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The Origin of Cicero’s ‘Lead Mine’

While working on last week’s column, I ran across so many interesting stories about Cicero’s “lead mine” (see the last three paragraphs,) a follow-up column begged to be written.

The first people to discover lead ore in this area were Native Americans. (One source mentioned the Miamis specifically, but I couldn’t verify that.)

Until I did a little research, I didn’t realize how important lead was to Native Americans. They used it for ornaments, jewelry, paints and cosmetics. It was also a valuable trade item, even before the arrival of the Europeans and their firearms.

Because the Indians prized lead so highly, they kept the location of their source a closely guarded secret. However, one of Cicero’s early settlers, a man named Bill Jones, became friendly enough with them to be taken into their confidence.

Jones also refused to divulge the lead’s location. He simply collected the ore himself as the need arose.

On one occasion, Jones was at a maple sugar camp with a group of men who had a yen for some fresh venison, but were short on bullets. Jones volunteered to fetch all the lead they needed IF they promised not to follow him.

The men agreed and Jones left. A short time later, he returned with a load of lead ore “which was quickly smelted and moulded into bullets.”

Jones also supplied his neighbors with lead. Despite the neighbors’ repeated attempts to track him to his source, the wily Jones always eluded them.

Jones wasn’t the only person who discovered lead in this area, though.

At another sugar camp, some people who’d placed a couple of rocks in their fire to hold up the wood they were burning were surprised to see the rocks melt under the fire’s intense heat.

Sometime in the late 1850s, a stranger arrived in Cicero and tried to convince the richest man in town, Harrison Pickerill, to enter into a partnership with him. The deal was, Pickerill would buy a parcel of land the stranger claimed contained a lead mine and the two men would split the profits.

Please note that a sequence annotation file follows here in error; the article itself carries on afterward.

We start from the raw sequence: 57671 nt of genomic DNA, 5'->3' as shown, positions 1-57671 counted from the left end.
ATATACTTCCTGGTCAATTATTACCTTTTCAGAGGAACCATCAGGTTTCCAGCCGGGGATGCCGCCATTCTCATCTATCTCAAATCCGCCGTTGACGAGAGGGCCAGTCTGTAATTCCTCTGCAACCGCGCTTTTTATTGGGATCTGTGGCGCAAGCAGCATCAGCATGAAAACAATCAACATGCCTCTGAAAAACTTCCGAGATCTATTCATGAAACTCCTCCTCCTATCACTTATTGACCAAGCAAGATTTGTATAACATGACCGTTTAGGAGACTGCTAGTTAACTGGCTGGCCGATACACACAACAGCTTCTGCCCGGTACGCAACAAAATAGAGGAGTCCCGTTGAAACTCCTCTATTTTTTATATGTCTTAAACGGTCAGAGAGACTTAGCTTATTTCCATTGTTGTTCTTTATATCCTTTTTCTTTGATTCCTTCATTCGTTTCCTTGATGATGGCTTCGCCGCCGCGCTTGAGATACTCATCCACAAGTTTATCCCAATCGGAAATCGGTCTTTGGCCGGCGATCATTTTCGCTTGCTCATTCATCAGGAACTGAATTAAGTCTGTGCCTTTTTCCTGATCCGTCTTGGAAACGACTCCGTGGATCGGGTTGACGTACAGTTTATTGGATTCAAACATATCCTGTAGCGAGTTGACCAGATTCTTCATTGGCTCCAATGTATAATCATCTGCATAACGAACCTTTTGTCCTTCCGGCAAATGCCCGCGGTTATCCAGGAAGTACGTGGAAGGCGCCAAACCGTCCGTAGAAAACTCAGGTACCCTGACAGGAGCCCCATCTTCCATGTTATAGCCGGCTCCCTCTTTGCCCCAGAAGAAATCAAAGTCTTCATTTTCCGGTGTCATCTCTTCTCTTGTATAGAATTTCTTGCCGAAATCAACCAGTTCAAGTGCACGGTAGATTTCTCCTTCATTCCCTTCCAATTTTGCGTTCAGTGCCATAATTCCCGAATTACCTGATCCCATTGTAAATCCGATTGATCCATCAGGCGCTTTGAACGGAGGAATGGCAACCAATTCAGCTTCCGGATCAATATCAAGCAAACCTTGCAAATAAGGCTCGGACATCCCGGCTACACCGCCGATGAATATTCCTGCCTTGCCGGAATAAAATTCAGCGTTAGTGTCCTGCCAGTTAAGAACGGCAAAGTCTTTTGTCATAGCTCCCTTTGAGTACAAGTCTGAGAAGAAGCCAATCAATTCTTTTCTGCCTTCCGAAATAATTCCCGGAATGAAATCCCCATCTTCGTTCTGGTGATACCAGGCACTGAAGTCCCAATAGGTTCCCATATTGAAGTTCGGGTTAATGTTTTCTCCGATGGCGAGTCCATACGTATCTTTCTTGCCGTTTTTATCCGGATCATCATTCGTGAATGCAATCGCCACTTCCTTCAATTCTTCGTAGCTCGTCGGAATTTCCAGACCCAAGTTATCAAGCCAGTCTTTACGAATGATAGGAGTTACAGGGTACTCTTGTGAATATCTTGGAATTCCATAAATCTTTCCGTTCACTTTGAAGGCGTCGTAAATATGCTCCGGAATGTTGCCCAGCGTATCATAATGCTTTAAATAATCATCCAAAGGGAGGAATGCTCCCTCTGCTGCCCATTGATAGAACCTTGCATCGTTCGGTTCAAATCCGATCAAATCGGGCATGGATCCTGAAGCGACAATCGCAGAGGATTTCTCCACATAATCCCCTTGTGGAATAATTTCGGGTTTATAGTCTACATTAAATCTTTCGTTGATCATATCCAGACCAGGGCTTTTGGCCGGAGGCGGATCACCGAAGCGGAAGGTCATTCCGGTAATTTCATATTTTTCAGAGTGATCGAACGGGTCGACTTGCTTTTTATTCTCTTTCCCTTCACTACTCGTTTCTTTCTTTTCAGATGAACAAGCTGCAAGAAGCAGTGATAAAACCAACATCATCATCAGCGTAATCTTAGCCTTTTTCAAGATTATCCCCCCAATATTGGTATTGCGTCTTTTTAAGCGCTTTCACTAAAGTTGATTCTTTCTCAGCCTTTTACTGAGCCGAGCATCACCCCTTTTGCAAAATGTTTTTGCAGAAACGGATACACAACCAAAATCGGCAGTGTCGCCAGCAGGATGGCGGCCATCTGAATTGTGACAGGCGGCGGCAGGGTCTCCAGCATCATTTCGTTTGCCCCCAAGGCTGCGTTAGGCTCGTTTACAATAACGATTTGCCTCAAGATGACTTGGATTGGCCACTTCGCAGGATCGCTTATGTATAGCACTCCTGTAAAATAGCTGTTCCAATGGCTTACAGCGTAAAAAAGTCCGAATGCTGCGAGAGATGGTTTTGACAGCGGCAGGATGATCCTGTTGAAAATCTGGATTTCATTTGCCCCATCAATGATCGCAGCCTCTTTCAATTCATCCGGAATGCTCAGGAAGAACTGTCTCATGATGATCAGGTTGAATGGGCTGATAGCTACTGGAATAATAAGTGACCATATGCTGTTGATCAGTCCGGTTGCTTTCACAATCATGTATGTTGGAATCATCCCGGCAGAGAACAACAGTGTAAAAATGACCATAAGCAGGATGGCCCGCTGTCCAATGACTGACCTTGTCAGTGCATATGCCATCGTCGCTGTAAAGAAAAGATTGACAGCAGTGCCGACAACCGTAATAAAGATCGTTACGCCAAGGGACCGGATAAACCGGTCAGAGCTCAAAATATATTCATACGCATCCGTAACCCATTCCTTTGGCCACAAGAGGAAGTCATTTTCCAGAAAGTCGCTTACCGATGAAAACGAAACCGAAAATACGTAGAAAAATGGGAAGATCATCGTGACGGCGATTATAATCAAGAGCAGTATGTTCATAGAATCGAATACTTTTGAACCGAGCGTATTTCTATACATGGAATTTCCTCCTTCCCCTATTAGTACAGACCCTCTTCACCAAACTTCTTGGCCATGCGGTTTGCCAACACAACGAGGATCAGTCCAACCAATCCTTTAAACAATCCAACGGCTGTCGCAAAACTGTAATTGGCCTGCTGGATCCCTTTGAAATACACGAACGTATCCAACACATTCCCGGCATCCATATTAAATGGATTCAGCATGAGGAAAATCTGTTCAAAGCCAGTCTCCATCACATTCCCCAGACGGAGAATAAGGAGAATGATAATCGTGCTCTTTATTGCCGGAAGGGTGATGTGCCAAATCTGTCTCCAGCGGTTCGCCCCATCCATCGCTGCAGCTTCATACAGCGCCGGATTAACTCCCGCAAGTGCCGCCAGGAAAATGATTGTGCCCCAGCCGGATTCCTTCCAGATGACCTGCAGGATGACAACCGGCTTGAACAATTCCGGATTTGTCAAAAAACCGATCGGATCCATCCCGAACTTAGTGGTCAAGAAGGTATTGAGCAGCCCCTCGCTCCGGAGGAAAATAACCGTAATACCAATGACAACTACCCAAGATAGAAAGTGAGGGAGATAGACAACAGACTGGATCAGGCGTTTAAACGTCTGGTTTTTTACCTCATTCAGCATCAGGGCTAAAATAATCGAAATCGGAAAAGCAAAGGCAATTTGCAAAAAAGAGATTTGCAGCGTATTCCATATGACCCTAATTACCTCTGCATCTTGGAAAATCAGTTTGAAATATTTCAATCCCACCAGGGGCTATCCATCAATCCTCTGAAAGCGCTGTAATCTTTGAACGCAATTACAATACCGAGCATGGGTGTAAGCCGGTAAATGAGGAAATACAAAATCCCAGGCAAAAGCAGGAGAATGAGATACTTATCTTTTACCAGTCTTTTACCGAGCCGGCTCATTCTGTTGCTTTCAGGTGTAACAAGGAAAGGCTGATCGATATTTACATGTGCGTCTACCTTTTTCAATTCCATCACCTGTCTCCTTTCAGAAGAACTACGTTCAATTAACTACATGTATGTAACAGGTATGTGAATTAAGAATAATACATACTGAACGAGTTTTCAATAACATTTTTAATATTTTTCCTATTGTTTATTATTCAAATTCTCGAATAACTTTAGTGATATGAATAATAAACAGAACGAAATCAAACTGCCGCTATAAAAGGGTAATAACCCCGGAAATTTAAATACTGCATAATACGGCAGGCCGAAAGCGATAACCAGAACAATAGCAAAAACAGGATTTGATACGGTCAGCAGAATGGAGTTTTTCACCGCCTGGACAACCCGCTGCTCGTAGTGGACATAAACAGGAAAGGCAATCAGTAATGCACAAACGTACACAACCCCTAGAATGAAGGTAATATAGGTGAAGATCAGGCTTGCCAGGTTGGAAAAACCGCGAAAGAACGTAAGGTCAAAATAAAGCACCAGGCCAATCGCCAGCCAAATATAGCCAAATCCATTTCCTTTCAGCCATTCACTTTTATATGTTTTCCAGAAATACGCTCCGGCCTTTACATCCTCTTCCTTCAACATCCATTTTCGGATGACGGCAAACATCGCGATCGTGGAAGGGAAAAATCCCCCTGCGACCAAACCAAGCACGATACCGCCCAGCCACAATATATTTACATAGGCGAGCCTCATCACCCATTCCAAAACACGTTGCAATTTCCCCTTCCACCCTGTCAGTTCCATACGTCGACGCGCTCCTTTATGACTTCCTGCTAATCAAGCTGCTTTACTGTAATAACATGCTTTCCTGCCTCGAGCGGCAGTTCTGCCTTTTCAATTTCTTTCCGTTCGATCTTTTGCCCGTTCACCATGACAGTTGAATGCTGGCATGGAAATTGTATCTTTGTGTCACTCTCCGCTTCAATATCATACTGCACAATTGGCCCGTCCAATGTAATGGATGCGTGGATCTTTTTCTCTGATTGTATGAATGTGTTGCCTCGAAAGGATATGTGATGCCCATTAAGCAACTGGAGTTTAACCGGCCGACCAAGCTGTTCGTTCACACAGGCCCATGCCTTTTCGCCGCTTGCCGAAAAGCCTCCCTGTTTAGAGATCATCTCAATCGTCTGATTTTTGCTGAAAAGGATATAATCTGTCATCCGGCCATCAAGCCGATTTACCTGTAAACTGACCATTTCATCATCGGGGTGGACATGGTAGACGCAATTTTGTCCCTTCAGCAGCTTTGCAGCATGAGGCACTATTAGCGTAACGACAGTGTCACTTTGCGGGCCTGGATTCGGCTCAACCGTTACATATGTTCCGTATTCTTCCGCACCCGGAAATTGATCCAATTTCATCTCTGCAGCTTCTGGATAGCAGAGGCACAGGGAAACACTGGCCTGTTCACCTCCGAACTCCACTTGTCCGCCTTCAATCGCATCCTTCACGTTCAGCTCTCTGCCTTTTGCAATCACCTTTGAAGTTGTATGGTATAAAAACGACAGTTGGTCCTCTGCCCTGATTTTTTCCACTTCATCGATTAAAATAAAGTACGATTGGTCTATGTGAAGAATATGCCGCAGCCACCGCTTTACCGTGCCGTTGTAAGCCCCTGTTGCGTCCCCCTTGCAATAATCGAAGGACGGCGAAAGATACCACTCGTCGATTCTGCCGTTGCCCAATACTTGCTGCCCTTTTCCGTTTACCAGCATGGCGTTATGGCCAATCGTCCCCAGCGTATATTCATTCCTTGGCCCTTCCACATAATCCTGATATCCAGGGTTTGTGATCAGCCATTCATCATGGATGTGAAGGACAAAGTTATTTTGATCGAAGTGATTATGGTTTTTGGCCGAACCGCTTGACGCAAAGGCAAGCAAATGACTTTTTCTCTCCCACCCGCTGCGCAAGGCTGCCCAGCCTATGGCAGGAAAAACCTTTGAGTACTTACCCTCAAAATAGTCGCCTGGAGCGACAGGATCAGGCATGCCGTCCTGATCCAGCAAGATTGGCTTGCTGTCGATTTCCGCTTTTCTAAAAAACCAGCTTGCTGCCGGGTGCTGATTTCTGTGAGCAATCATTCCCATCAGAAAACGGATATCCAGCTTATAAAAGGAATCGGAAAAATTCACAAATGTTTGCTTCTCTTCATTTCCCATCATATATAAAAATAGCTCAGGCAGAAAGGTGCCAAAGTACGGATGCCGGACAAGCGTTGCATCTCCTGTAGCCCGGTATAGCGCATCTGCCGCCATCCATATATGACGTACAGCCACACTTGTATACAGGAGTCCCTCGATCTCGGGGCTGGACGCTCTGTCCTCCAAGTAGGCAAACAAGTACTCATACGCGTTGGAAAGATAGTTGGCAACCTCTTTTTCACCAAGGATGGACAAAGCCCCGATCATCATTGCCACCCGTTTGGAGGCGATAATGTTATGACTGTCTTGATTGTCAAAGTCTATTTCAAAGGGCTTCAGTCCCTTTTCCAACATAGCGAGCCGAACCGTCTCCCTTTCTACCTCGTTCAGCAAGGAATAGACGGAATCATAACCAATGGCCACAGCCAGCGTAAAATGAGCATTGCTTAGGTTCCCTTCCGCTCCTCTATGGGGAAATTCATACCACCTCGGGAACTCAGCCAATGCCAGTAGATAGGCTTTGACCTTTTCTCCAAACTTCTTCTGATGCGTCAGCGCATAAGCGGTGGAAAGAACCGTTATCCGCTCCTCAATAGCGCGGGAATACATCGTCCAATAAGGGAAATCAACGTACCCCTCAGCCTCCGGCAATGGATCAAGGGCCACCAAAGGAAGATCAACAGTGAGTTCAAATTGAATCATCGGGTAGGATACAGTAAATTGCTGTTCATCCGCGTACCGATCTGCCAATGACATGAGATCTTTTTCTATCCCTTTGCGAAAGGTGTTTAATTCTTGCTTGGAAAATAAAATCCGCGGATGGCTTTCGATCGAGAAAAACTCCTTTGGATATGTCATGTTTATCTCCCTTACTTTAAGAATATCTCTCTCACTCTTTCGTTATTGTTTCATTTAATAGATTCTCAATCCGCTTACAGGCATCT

Pickerill turned the man down.

After the proposal was rejected, someone followed the stranger “up into the hollows, west of the creek and west of the graveyard,” but lost the trail after that.

The stranger was last seen carrying something tied up in a handkerchief as he hopped on a train and left town.

Around 1890, a local man encountered an old lead miner in Missouri. Upon learning his new acquaintance was from Hamilton County, the miner asked if Cicero’s lead mine had ever been “worked.”

The miner then revealed he’d been to Cicero about 50 years earlier and claimed he knew of a rich vein of lead that existed somewhere near there. He said the mine’s mouth was concealed by a big log, and added that, if the mine was ever located, a pick and a shovel would be found nearby.

The old man spoke of intending to return to Cicero to work the mine, but he died the following winter and took the lead’s location with him.

In the last years of the 19th century, lead ore was discovered on farms near Cicero and Perkinsville, and it was rumored Indians had had a source near Fishersburg, but I found no evidence of mines being dug at any of these locations.

In fact, back in 1883, Cicero resident and former state representative James R. Carson wrote to the Republican-Ledger insisting that any lead in this area could only have come from small surface deposits.

He pointed out that Bill Jones had died poor in Illinois, a circumstance that wouldn’t have happened had there been enough lead ore here for a profitable mining operation.

Paula Dunn’s From Time to Thyme column appears on Wednesdays in The Times. Contact her at younggardenerfriend@gmail.com